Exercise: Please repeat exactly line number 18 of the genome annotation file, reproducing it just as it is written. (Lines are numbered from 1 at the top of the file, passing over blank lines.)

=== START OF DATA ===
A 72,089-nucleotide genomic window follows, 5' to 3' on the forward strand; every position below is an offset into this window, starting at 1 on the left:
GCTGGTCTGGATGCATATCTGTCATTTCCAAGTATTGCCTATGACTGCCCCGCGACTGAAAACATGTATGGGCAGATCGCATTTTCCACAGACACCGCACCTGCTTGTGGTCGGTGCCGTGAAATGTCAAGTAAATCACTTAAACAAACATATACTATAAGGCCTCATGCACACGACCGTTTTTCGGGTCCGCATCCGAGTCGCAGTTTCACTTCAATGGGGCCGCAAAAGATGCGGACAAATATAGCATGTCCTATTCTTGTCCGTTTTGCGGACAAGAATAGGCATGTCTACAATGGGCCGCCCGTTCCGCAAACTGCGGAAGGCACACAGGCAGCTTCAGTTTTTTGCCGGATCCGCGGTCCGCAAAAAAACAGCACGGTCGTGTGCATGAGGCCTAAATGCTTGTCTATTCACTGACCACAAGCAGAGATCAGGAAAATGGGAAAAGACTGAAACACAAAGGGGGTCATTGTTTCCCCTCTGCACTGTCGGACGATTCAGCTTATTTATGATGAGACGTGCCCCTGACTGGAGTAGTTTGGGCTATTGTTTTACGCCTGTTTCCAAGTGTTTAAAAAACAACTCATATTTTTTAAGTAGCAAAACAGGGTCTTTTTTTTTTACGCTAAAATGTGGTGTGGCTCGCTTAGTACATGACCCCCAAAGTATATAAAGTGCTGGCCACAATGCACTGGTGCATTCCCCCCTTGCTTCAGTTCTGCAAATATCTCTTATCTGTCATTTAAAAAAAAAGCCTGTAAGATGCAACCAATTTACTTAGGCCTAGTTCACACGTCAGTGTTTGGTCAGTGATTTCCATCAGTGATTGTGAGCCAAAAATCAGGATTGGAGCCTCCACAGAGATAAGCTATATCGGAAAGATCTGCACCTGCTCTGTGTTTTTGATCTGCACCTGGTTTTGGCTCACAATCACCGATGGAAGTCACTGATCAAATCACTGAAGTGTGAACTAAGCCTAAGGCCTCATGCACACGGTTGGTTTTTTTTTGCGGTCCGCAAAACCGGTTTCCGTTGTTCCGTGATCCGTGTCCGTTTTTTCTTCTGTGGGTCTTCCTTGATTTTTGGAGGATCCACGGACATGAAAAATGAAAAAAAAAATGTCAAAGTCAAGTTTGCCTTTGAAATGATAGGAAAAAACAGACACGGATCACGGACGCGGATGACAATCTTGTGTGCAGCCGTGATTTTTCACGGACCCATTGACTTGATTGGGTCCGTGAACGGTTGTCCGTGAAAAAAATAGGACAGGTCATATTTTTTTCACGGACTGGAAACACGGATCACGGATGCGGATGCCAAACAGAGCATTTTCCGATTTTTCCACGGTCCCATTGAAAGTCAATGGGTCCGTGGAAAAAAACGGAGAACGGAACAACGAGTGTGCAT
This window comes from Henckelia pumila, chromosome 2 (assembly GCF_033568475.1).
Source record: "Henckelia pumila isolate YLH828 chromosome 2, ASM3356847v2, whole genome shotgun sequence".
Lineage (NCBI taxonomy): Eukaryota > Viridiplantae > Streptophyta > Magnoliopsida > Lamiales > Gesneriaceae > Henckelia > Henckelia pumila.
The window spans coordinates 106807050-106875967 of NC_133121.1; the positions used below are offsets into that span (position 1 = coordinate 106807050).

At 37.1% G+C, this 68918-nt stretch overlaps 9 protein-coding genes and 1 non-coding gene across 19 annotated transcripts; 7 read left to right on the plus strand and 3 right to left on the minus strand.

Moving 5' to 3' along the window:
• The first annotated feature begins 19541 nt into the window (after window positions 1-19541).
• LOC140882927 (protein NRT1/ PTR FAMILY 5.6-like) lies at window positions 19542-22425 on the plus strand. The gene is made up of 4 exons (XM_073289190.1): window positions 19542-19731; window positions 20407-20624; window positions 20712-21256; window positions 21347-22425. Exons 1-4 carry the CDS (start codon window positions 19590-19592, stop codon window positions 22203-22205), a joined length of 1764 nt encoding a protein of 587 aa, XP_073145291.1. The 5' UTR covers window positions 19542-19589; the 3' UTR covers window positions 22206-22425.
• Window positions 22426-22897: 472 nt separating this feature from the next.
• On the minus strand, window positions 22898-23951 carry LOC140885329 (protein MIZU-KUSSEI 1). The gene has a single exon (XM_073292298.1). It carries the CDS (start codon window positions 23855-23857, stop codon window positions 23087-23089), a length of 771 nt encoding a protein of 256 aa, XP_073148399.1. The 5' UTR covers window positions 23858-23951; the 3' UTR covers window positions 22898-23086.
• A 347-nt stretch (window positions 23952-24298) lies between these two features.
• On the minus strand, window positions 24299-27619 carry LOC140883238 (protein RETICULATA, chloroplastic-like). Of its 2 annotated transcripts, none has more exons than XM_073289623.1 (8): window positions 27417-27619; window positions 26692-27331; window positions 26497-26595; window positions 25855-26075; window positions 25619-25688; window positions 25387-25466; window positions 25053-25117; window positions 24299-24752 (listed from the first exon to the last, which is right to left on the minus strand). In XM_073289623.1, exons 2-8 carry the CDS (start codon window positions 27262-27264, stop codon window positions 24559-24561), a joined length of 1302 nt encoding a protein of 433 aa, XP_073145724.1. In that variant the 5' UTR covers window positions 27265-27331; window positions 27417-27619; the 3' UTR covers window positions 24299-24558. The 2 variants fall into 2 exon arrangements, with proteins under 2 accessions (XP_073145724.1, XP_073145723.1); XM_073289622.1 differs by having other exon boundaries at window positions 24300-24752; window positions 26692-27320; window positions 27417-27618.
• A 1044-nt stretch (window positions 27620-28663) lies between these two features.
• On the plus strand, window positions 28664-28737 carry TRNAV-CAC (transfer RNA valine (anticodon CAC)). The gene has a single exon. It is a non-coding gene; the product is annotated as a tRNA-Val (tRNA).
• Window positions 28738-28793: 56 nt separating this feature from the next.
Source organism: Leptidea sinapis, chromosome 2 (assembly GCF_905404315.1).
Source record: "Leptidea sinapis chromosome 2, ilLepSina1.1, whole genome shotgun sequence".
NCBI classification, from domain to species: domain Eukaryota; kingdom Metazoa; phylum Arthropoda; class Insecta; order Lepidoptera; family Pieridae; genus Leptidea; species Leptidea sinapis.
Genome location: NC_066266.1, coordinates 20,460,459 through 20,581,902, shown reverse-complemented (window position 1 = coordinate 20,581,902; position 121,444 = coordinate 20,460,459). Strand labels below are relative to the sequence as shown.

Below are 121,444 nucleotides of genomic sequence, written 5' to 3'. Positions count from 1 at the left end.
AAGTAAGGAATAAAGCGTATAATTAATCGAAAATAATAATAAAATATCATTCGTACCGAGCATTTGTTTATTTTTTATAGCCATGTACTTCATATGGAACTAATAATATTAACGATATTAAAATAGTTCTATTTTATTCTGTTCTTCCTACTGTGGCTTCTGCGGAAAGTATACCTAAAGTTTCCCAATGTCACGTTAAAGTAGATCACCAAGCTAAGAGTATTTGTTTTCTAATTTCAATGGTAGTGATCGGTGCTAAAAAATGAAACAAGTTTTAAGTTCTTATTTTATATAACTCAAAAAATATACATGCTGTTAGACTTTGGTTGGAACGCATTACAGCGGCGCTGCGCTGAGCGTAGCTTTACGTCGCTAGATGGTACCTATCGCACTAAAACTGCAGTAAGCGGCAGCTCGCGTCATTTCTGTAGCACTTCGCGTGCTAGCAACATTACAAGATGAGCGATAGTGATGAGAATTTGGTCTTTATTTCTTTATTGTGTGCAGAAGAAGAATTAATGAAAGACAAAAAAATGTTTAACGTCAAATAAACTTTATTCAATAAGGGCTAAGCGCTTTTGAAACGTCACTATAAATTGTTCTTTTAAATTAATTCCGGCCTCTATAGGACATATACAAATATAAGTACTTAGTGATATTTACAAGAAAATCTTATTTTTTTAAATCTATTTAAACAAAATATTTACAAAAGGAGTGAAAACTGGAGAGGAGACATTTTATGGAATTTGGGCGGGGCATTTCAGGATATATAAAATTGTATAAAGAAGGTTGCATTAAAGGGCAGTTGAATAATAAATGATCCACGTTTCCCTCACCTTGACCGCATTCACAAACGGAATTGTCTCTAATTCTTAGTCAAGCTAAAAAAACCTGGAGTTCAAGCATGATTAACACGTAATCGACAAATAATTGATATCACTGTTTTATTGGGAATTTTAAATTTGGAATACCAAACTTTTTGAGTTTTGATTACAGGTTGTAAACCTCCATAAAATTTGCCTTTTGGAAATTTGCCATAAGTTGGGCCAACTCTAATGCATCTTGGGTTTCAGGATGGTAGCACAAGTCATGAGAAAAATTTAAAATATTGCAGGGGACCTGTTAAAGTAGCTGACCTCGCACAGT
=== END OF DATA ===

Source organism: Leptidea sinapis, chromosome 2 (assembly GCF_905404315.1).